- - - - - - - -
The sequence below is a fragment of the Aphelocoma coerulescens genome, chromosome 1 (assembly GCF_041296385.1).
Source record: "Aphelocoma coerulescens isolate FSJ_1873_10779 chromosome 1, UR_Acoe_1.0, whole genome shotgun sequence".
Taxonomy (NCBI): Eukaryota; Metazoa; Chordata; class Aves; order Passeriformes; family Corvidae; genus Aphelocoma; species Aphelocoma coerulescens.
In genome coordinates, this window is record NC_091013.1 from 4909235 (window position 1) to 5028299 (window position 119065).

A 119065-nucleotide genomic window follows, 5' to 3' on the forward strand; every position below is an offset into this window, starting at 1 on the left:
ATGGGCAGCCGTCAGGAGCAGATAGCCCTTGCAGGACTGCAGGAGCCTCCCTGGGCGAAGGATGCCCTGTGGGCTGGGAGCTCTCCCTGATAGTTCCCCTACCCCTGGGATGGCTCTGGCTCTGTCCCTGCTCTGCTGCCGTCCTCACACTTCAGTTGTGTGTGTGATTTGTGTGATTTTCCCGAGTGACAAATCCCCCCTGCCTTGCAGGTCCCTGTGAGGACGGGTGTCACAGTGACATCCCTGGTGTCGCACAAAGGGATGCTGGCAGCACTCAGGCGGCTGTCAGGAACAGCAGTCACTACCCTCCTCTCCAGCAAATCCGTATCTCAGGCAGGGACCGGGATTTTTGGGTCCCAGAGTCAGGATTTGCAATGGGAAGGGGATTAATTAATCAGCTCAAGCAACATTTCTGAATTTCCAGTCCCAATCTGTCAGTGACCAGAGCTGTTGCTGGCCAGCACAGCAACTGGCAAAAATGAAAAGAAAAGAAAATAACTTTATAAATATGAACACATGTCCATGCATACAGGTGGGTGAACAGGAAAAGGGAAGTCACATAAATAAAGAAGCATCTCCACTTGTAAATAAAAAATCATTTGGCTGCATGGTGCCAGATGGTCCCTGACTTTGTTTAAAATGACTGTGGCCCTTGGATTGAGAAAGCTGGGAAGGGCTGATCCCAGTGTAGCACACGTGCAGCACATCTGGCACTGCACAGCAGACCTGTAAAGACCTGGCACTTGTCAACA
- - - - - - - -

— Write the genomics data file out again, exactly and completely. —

The sequence below is a fragment of the Aphelocoma coerulescens genome, chromosome 1 (assembly GCF_041296385.1).
Source record: "Aphelocoma coerulescens isolate FSJ_1873_10779 chromosome 1, UR_Acoe_1.0, whole genome shotgun sequence".
Taxonomy (NCBI): Eukaryota; Metazoa; Chordata; class Aves; order Passeriformes; family Corvidae; genus Aphelocoma; species Aphelocoma coerulescens.
In genome coordinates, this window is record NC_091013.1 from 4909235 (window position 1) to 5028299 (window position 119065).

A 119065-nucleotide genomic window follows, 5' to 3' on the forward strand; every position below is an offset into this window, starting at 1 on the left:
ATGGGCAGCCGTCAGGAGCAGATAGCCCTTGCAGGACTGCAGGAGCCTCCCTGGGCGAAGGATGCCCTGTGGGCTGGGAGCTCTCCCTGATAGTTCCCCTACCCCTGGGATGGCTCTGGCTCTGTCCCTGCTCTGCTGCCGTCCTCACACTTCAGTTGTGTGTGTGATTTGTGTGATTTTCCCGAGTGACAAATCCCCCCTGCCTTGCAGGTCCCTGTGAGGACGGGTGTCACAGTGACATCCCTGGTGTCGCACAAAGGGATGCTGGCAGCACTCAGGCGGCTGTCAGGAACAGCAGTCACTACCCTCCTCTCCAGCAAATCCGTATCTCAGGCAGGGACCGGGATTTTTGGGTCCCAGAGTCAGGATTTGCAATGGGAAGGGGATTAATTAATCAGCTCAAGCAACATTTCTGAATTTCCAGTCCCAATCTGTCAGTGACCAGAGCTGTTGCTGGCCAGCACAGCAACTGGCAAAAATGAAAAGAAAAGAAAATAACTTTATAAATATGAACACATGTCCATGCATACAGGTGGGTGAACAGGAAAAGGGAAGTCACATAAATAAAGAAGCATCTCCACTTGTAAATAAAAAATCATTTGGCTGCATGGTGCCAGATGGTCCCTGACTTTGTTTAAAATGACTGTGGCCCTTGGATTGAGAAAGCTGGGAAGGGCTGATCCCAGTGTAGCACACGTGCAGCACATCTGGCACTGCACAGCAGACCTGTAAAGACCTGGCACTTGTCAACA